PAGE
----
The evening star has a date with the lion the next couple of nights. They’re due west as the color of twilight begins to fade away, and set a couple of hours later.
The “evening star” is Venus, our closest planetary neighbor. It’ll snuggle close to the star Regulus, the heart of the constellation Leo, the lion.
Venus and Regulus line up together because they both lie near the ecliptic, which is the Sun’s path across the sky. Regulus, in fact, is only about half a degree from the ecliptic — a position that it maintains all the time. From that fixed location, it encounters the Moon about once a month, and the planets at varying intervals.
Venus stays close to the ecliptic, too. Its orbital path is tilted a bit with respect to the ecliptic, though, so Venus moves from one side of the ecliptic to the other. But it’s never more than a few degrees away from it.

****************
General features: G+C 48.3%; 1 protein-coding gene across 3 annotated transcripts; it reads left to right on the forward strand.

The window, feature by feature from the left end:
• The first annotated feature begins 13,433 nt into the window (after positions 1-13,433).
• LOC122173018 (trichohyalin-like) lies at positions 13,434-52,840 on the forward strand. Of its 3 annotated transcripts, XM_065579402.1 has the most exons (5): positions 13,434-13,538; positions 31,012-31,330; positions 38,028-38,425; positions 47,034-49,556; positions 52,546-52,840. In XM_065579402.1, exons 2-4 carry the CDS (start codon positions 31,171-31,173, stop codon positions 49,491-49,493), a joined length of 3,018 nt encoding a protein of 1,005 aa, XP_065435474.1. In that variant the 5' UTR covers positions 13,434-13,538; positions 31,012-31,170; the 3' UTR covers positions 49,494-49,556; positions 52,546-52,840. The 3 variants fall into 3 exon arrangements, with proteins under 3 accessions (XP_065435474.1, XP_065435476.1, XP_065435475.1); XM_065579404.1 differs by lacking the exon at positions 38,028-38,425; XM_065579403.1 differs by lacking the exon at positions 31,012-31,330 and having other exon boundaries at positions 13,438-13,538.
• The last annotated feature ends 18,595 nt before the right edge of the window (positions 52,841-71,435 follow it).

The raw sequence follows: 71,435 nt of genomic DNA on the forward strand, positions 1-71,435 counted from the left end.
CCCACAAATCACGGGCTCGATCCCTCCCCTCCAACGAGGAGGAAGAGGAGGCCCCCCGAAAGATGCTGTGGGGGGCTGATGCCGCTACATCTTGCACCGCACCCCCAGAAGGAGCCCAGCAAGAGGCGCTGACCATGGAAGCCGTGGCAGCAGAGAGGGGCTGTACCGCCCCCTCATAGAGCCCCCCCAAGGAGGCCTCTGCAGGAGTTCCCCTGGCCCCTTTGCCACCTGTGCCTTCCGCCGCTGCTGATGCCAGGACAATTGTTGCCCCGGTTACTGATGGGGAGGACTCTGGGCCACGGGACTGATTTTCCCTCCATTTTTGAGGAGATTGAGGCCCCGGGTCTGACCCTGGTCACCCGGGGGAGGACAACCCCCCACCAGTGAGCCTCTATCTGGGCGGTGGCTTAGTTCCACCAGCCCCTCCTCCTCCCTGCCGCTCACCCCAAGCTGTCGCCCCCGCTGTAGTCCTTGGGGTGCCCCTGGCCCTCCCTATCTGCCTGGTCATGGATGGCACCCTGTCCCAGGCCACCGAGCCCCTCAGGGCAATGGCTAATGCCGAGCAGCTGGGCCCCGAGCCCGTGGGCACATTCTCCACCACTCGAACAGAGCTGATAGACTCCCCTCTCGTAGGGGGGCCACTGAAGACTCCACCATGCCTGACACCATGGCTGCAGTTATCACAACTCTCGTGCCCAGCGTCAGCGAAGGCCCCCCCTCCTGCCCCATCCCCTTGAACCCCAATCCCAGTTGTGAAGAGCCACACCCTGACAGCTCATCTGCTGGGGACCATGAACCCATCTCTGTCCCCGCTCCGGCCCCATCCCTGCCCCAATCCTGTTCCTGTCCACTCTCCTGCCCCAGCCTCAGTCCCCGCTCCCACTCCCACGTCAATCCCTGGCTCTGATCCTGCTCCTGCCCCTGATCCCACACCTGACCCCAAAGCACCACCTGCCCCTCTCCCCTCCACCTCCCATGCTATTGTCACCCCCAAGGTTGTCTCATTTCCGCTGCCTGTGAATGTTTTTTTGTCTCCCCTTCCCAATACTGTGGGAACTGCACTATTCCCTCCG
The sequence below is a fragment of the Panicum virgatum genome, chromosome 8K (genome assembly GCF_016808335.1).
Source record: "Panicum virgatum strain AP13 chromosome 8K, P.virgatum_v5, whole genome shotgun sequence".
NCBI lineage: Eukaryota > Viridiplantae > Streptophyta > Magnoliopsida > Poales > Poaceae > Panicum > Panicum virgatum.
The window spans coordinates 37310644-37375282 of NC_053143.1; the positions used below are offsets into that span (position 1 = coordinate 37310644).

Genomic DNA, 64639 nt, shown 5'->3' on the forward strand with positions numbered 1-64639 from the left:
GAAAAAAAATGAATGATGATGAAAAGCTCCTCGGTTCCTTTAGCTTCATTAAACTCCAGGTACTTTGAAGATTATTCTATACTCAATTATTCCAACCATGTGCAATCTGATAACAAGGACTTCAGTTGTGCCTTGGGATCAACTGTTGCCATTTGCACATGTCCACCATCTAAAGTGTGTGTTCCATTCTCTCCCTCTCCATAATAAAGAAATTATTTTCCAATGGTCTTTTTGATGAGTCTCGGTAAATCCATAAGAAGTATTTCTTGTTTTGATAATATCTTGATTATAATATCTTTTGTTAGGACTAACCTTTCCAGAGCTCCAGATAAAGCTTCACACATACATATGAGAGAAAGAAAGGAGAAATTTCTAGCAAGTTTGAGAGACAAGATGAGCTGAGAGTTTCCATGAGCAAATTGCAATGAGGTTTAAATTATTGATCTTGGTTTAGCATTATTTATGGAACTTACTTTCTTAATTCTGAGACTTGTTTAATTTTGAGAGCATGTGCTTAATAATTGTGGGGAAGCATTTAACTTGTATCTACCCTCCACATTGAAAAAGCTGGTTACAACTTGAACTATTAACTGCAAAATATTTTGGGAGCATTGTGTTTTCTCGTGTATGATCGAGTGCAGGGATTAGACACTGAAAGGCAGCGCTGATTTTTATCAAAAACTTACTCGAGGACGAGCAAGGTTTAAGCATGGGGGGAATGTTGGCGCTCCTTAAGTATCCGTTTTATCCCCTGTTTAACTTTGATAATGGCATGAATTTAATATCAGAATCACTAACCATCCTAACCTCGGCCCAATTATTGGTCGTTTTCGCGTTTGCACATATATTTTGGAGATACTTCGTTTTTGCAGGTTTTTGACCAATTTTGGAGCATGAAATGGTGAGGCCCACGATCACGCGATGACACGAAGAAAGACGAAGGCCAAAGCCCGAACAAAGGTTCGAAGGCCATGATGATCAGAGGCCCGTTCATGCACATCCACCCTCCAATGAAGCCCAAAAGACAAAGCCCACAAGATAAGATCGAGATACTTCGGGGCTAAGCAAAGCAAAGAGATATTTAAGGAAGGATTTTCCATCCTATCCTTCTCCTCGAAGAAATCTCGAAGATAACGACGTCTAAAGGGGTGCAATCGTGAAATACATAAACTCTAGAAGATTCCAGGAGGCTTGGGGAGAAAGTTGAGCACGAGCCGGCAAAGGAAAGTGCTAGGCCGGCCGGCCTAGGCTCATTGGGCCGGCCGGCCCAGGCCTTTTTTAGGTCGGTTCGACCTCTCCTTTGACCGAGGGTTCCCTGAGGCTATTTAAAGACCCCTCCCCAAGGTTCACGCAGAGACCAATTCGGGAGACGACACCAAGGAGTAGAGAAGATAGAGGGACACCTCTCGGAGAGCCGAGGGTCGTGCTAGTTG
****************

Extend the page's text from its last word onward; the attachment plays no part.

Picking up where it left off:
On rare occasions, Venus can actually cross between Earth and Regulus, briefly blocking the star from view. The last time that happened was 59 years ago today — July 7th of 1959. And it won’t happen again until October 1st of 2044.
These eclipses are so rare for a couple of reasons. One is that Venus and Regulus generally pass each other no more than once or twice a year. Another is that Venus moves back and forth across the ecliptic. And finally, Venus covers a small area of the sky, so the alignment has to be perfect for Venus to cover up the lion’s mighty heart.